AUDIENCE: Hey, John, can I interject for a second?


AUDIENCE: I just had an idea for a great feature in Webmaster Tools, that if you could show us some of the important pages, what Google thinks is important and how they render, instead of us going in and checking, that would be awesome. That would be great. You could even put big red outlines around problems on the page, and don't say anything about it. Just put a big red outline and make people wonder what's going on there.

JOHN MUELLER: I think the problem with especially the robot JavaScript files, robot CSS, it's not something that we can call out as a problem because we just don't know what's actually missing. It might be that this is a JavaScript file that you use for your analytics and Googlebot never has to look at that. That's absolutely fine to keep that robot. But if it's something that does something significant, then we wouldn't even recognize that automatically. We'd just say, well, it's a JavaScript file that's being blocked. We don't really know what it's doing. We can't really tell the webmaster that this is a critical problem they need to urgently fix unless someone happens to manually look at that page on a smartphone and say, well, on a smartphone, it looks really legitimate like a smartphone site, but Googlebot itself doesn't see that.

AUDIENCE: Cool. Yeah, I get that part, but there's obviously pages that Google detects on the site that they think are important based on links and whatnot. If you could automatically render two or three of those, one, we would know what you think is important, and we could change that if it's not correct. Two, we could see if it renders properly and maybe fix some stuff if it's not rendering properly. Even if it has some quality issues, we might be able to see that too. Anyway, just a feature suggestion.

JOHN MUELLER: You can get some of that information in the Top Search Query section where you can filter by top pages. That would be based on the impressions of clicks that you're getting for those pages, which is kind of a proxy for what Googlebot would think was interesting. Having that combined with a view of the rendered version, that sounds really interesting, like a one off report where you would go in there and say, well, this looks good, or this looks really different from what I would see when I look at those pages.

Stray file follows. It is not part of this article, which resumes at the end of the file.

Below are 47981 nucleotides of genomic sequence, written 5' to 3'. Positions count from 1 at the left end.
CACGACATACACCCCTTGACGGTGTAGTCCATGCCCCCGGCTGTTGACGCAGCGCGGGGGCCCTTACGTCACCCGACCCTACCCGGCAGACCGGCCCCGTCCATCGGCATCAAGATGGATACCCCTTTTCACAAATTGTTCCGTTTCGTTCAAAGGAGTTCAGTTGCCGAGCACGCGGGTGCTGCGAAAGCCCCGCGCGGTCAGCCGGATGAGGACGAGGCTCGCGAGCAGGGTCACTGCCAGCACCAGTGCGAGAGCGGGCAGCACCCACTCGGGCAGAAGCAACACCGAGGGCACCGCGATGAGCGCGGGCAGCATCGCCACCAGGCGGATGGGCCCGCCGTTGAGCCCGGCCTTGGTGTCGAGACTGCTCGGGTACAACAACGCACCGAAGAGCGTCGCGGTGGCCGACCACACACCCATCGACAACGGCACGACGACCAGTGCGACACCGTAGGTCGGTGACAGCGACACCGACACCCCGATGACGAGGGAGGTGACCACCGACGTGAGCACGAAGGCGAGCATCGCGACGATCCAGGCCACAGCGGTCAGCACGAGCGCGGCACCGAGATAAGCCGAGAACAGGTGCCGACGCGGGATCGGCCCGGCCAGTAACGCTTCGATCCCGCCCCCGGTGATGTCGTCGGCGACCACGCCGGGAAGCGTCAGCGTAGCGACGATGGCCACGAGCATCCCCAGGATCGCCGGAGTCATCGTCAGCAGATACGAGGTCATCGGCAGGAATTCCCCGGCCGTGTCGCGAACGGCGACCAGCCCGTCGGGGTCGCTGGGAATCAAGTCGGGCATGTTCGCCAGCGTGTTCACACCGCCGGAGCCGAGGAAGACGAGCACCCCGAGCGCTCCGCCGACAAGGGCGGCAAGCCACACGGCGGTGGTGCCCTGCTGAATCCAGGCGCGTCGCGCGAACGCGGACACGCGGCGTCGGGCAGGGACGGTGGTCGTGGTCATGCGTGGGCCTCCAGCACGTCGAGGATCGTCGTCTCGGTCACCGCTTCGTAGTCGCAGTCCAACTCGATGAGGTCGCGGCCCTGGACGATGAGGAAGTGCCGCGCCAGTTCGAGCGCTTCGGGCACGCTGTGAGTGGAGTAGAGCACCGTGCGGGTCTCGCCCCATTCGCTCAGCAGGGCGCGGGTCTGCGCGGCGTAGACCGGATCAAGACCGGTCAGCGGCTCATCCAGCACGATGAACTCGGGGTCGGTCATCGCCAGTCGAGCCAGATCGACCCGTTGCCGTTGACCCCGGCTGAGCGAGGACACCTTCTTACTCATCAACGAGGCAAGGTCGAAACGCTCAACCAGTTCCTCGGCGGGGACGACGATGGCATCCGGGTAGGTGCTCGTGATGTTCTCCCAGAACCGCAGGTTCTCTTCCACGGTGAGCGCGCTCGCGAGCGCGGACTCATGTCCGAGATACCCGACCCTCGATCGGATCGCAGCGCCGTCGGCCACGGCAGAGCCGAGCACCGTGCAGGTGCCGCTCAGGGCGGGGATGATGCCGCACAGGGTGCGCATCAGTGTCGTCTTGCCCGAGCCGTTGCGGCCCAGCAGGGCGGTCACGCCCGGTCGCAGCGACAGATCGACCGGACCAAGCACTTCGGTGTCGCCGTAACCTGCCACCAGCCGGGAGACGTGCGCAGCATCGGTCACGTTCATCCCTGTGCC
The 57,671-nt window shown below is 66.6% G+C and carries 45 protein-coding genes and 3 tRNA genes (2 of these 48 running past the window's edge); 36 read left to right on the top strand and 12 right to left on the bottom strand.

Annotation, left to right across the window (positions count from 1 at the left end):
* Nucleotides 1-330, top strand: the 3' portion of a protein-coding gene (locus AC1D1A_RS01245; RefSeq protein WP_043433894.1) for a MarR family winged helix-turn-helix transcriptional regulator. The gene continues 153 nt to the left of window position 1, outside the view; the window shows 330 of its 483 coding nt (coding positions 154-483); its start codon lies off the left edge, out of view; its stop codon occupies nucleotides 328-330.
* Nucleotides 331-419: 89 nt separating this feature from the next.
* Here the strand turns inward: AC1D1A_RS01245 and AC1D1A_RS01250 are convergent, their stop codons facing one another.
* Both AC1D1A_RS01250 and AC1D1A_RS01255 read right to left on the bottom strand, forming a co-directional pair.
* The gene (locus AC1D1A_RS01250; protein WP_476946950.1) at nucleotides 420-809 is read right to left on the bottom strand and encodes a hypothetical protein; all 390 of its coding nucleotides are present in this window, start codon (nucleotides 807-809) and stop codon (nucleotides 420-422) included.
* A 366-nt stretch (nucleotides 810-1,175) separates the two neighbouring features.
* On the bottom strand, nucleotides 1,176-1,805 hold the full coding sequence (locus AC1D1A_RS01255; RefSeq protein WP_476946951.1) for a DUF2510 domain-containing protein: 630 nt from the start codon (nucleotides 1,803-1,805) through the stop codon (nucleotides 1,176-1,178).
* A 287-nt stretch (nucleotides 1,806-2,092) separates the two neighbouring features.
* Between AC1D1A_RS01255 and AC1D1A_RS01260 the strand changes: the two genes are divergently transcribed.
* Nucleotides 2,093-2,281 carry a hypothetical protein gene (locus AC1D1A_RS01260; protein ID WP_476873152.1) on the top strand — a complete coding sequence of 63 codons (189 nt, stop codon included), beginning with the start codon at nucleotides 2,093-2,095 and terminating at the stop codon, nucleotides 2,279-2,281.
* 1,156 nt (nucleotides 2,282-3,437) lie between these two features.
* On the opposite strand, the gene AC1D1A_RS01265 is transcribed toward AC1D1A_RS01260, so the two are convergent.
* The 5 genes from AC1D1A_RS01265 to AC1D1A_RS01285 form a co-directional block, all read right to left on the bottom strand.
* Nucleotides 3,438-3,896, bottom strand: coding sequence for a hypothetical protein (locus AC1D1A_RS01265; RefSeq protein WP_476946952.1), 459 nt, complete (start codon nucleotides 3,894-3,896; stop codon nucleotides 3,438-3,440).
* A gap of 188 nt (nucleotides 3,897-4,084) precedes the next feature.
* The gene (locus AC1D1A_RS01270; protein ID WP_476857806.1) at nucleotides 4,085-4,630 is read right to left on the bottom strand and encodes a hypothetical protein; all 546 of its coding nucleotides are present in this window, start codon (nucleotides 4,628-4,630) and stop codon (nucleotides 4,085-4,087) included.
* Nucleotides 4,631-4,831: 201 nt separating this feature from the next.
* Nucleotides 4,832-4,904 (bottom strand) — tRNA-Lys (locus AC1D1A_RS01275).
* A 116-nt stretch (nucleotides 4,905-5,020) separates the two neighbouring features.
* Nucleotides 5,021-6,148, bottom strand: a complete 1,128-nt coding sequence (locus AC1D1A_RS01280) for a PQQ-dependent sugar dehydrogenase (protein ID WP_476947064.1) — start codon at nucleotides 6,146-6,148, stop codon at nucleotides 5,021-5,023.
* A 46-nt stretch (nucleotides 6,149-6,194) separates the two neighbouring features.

AUDIENCE: John, can I ask a question about some edge cases maybe?


AUDIENCE: Can you talk a little bit more about the Buffer in HTTPS migration, because initially, we thought it was a penalty based on what they wrote. They said that wasn't the case. You said that wasn't the case. And initially, they said they did the HTTP to HTTPS migration correctly, but now it has turned out to be they didn't. But it seems like Google's saying also that you guys admit that there was an issue specifically around something that you maybe considered you should have handled with these migrations. Is this something we should be concerned about, and should we look at certain things? Should we not make the same mistake if there was a mistake made?

JOHN MUELLER: I don't think that's something you really need to worry about. I'm not sure exactly which edge case it hit there, but it was something special on our side where we weren't forwarding the signals appropriately, and that kind of got stuck with that side. That's something that the engineering team was able to fix really quickly. The site itself chose to go back to HTTPS because they felt that was safer, which is fine from our point of view as well. At the same time, they also had a really old penalty on their site, and that's something that they weren't aware of. Usually when we see a site with technical issues that also has a manual action, we'll go in and say, well, fix the manual action first so you don't have to worry about that causing any weird effects that you might mistake for technical issues. That's something where if you run into this weird situation where you've seeing something that looks like a technical issue and you notice you have a manual action, I'd definitely split that work up and make sure that you're taking care of both sides, and not that one side is leaking into another and making it look different than it actually is. This was essentially just a normal technical issue on our side, nothing really crazy. I don't think there were really any other sites involved that were seeing something similar or where we were running into this edge case as well.

AUDIENCE: So it was nothing that Buffer did on their end?

JOHN MUELLER: As far as I remember, it was nothing specific that the did there. The manual action is obviously something that at some point they did, but with the change from HTTP to HTTPS, I don't think there was anything specific that they did wrong there.

BARUCH LABUNSKI: John, can I ask you a question about the search box?


BARUCH LABUNSKI: Can you just highlight a couple things in regards to the search box? How would a small business owner, if they were qualified to get a search box, what do they have to do?